So, what are the things that are looked into before a second-hand clothing goes for sale? While some look out for specific high-end brands like Mango, Zara, Tommy Hilfiger and the like, what remains constant is their stringent quality checks. Only once it has passed their various checks, are the products put up or listed for sale. “Every product is inspected for quality and sanitised before it reaches the buyer,” says Aditi Rohan, one of Elanic’s co-founders. 

Zapyle, another platform that sells pre-loved clothes takes extreme care before a product gets listed. “We control who can sell through our platform. Before each seller is given the permissions to sell on our platform, a significant amount of effort goes into verifying each seller. This involves background checks, lengthy discussions and quality checks,” says Rashi Menda, CEO of Zapyle.

“Until now, there were no avenues to sell or rent them. We had no way of optimally using the resources we had by letting others use it, and as an added bonus, we earn some quick bucks too,” adds Sahyujyah Shrinivas, founder of Liberent, an online platform where you can rent your outfits. And this new trend is not just limited to clothes — bags, jewellery, furniture and other things are also being sold second-hand on various platforms.

So, are you looking to buy or sell second-hand clothes but don’t know your way around? Well, here are a few things to keep in mind before you put something up for sale:

 While listing your clothes for buying, keep the price realistic. Consider if you would buy it for the price you are listing it for and then put it up. While choosing your price, keep in mind various factors like how often you have worn it, the damages and stains if any as well.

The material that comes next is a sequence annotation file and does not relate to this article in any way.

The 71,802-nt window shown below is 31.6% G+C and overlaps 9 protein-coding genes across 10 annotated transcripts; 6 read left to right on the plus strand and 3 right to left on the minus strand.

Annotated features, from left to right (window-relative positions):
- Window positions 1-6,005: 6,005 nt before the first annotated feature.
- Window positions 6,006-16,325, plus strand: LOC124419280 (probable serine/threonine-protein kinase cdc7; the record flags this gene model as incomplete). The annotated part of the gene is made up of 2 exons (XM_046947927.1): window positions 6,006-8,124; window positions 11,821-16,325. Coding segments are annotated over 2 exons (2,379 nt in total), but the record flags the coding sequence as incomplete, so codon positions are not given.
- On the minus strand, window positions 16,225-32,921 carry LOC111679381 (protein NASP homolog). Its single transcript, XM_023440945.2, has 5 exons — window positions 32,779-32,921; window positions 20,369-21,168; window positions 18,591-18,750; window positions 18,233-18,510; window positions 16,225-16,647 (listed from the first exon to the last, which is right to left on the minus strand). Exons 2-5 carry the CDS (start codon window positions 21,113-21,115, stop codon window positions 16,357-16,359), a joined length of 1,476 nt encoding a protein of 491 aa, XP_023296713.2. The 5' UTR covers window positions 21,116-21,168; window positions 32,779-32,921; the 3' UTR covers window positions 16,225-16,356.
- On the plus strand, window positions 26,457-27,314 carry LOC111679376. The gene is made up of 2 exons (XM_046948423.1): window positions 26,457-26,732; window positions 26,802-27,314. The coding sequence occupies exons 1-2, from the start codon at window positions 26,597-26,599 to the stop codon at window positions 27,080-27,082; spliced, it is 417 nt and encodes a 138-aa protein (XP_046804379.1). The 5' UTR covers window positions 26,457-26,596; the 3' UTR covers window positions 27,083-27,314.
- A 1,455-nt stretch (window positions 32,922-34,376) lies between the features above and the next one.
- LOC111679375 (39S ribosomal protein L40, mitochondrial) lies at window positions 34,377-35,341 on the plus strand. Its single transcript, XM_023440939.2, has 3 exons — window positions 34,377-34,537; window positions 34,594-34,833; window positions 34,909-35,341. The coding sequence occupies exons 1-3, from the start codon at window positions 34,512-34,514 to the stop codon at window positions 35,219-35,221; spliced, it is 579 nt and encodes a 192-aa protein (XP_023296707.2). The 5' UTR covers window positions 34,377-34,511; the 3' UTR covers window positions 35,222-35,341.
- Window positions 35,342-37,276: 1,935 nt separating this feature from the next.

The key is in the details. So, add all the important and defining characteristics that can be seen, such as logos or an eye-catching pattern. Also, include information on the workmanship, material, comfort and its maintenance.

 Attach good quality pictures to enable the potential buyer know how it would look like. Take the photo in a monochromatic background in daylight or sufficient artificial lighting.

 One of the most important things to mention are the garment’s measurements. Ensure that it is correctly listed, as any untoward mistake can cost you.

 If you are unsure as to what sort of clothes to put for sale, skip the clothes that you have had tailored and form-fitting clothes as well. Clothes that are free flowing like tunics and maxi dresses are more likely to get picked up.

And before you buy anything, here are a few things to watch out for:

 As most of these sites host a variety of international brands, ensure you take a look at their sizing chart and the size listed for the garment.

 Keep an open mind while you peruse the site and check out what they can
offer you before you think that they don’t have what you want. Chances are that you might find something similar and perhaps at a good deal too.

 Look out for the different kinds of material that are being offered. Materials like leather last longer as opposed to materials like cotton, knitwear and polywears, which show wear and tear easily.

 Know if the platform has a return policy. Some may have it, some might not. So, understand the website’s policies before you make your purchase.

 Although the clothes that are put up go through a stringent quality and authenticity checks, rinse the clothes once before you start using them.